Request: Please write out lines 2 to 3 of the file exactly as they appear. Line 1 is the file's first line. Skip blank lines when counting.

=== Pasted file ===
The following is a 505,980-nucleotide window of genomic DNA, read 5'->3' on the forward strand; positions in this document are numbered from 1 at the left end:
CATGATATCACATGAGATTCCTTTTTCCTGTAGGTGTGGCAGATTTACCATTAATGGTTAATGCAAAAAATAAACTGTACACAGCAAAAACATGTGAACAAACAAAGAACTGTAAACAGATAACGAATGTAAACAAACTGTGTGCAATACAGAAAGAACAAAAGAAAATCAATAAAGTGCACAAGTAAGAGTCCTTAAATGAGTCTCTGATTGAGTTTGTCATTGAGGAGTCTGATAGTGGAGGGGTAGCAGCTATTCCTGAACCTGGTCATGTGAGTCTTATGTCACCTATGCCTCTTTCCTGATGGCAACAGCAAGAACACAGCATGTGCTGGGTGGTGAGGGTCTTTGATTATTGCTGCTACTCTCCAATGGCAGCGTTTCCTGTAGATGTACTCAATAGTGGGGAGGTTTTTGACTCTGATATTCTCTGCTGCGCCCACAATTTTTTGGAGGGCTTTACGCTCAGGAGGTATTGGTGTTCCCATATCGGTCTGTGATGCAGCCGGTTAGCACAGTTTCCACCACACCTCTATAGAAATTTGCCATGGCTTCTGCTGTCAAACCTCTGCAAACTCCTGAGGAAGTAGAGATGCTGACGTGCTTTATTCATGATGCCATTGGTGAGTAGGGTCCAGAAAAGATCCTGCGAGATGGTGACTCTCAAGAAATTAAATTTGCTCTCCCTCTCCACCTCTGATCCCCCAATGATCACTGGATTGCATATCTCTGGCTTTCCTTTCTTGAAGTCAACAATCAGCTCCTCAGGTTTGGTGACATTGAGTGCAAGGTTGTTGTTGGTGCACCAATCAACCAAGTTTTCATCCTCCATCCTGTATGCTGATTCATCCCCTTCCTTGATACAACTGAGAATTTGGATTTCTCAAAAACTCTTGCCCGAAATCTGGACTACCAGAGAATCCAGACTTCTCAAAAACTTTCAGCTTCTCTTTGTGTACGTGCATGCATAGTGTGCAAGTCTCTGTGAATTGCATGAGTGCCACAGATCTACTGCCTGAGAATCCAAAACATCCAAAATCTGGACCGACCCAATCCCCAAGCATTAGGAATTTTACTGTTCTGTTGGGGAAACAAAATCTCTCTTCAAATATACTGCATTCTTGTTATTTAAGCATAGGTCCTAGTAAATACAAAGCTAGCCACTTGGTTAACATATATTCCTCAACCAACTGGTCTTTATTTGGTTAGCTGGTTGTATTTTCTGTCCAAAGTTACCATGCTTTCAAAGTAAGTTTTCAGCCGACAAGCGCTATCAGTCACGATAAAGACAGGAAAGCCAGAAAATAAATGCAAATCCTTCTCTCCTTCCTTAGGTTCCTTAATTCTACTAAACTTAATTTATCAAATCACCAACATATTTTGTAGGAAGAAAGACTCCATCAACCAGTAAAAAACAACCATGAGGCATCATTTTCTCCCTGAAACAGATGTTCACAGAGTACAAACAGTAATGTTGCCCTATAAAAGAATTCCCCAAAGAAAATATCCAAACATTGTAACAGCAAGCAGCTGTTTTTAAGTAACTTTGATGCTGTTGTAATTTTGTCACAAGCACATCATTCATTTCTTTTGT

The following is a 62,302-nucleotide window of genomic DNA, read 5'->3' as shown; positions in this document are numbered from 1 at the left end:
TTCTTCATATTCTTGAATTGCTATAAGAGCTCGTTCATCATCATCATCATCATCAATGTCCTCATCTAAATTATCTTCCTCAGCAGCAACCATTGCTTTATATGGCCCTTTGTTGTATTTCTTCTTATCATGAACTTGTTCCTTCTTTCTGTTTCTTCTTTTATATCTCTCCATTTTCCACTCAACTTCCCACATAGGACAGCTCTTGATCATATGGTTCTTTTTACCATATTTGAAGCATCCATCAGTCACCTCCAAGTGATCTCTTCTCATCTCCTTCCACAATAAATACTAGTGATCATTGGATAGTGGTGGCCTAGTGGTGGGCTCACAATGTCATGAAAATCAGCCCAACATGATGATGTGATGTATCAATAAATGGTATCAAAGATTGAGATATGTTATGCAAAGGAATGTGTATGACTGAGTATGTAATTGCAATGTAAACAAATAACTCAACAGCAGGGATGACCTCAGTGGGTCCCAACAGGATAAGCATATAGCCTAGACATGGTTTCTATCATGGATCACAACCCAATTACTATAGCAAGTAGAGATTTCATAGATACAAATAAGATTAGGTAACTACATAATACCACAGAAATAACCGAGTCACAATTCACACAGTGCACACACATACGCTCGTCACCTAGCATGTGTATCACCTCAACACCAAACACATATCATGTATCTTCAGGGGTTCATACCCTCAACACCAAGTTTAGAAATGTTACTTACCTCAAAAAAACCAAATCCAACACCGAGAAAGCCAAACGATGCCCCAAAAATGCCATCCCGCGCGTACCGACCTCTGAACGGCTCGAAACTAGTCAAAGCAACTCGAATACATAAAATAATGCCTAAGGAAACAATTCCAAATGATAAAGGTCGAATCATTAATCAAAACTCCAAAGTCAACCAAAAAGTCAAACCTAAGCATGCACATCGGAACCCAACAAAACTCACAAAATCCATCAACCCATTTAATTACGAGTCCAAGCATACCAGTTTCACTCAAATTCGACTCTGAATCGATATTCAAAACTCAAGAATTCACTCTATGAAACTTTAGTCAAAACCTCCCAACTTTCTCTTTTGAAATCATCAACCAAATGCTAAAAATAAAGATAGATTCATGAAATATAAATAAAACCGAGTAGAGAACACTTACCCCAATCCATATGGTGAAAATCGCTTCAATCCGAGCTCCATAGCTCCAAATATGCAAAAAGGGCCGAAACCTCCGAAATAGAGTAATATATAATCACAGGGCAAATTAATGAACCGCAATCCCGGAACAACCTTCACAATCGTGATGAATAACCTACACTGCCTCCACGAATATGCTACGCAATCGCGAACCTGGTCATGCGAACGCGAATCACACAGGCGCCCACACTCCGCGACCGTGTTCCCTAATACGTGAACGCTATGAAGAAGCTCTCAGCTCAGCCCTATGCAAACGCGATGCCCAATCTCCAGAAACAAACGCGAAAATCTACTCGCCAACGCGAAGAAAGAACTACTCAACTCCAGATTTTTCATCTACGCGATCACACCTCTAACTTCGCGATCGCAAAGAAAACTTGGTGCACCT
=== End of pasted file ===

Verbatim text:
CATGATATCACATGAGATTCCTTTTTCCTGTAGGTGTGGCAGATTTACCATTAATGGTTAATGCAAAAAATAAACTGTACACAGCAAAAACATGTGAACAAACAAAGAACTGTAAACAGATAACGAATGTAAACAAACTGTGTGCAATACAGAAAGAACAAAAGAAAATCAATAAAGTGCACAAGTAAGAGTCCTTAAATGAGTCTCTGATTGAGTTTGTCATTGAGGAGTCTGATAGTGGAGGGGTAGCAGCTATTCCTGAACCTGGTCATGTGAGTCTTATGTCACCTATGCCTCTTTCCTGATGGCAACAGCAAGAACACAGCATGTGCTGGGTGGTGAGGGTCTTTGATTATTGCTGCTACTCTCCAATGGCAGCGTTTCCTGTAGATGTACTCAATAGTGGGGAGGTTTTTGACTCTGATATTCTCTGCTGCGCCCACAATTTTTTGGAGGGCTTTACGCTCAGGAGGTATTGGTGTTCCCATATCGGTCTGTGATGCAGCCGGTTAGCACAGTTTCCACCACACCTCTATAGAAATTTGCCATGGCTTCTGCTGTCAAACCTCTGCAAACTCCTGAGGAAGTAGAGATGCTGACGTGCTTTATTCATGATGCCATTGGTGAGTAGGGTCCAGAAAAGATCCTGCGAGATGGTGACTCTCAAGAAATTAAATTTGCTCTCCCTCTCCACCTCTGATCCCCCAATGATCACTGGATTGCATATCTCTGGCTTTCCTTTCTTGAAGTCAACAATCAGCTCCTCAGGTTTGGTGACATTGAGTGCAAGGTTGTTGTTGGTGCACCAATCAACCAAGTTTTCATCCTCCATCCTGTATGCTGATTCATCCCCTTCCTTGATACAACTGAGAATTTGGATTTCTCAAAAACTCTTGCCCGAAATCTGGACTACCAGAGAATCCAGACTTCTCAAAAACTTTCAGCTTCTCTTTGTGTACGTGCATGCATAGTGTGCAAGTCTCTGTGAATTGCATGAGTGCCACAGATCTACTGCCTGAGAATCCAAAACATCCAAAATCTGGACCGACCCAATCCCCAAGCATTAGGAATTTTACTGTTCTGTTGGGGAAACAAAATCTCTCTTCAAATATACTGCATTCTTGTTATTTAAGCATAGGTCCTAGTAAATACAAAGCTAGCCACTTGGTTAACATATATTCCTCAACCAACTGGTCTTTATTTGGTTAGCTGGTTGTATTTTCTGTCCAAAGTTACCATGCTTTCAAAGTAAGTTTTCAGCCGACAAGCGCTATCAGTCACGATAAAGACAGGAAAGCCAGAAAATAAATGCAAATCCTTCTCTCCTTCCTTAGGTTCCTTAATTCTACTAAACTTAATTTATCAAATCACCAACATATTTTGTAGGAAGAAAGACTCCATCAACCAGTAAAAAACAACCATGAGGCATCATTTTCTCCCTGAAACAGATGTTCACAGAGTACAAACAGTAATGTTGCCCTATAAAAGAATTCCCCAAAGAAAATATCCAAACATTGTAACAGCAAGCAGCTGTTTTTAAGTAACTTTGATGCTGTTGTAATTTTGTCACAAGCACATCATTCATTTCTTTTGT

The following is a 62,302-nucleotide window of genomic DNA, read 5'->3' as shown; positions in this document are numbered from 1 at the left end: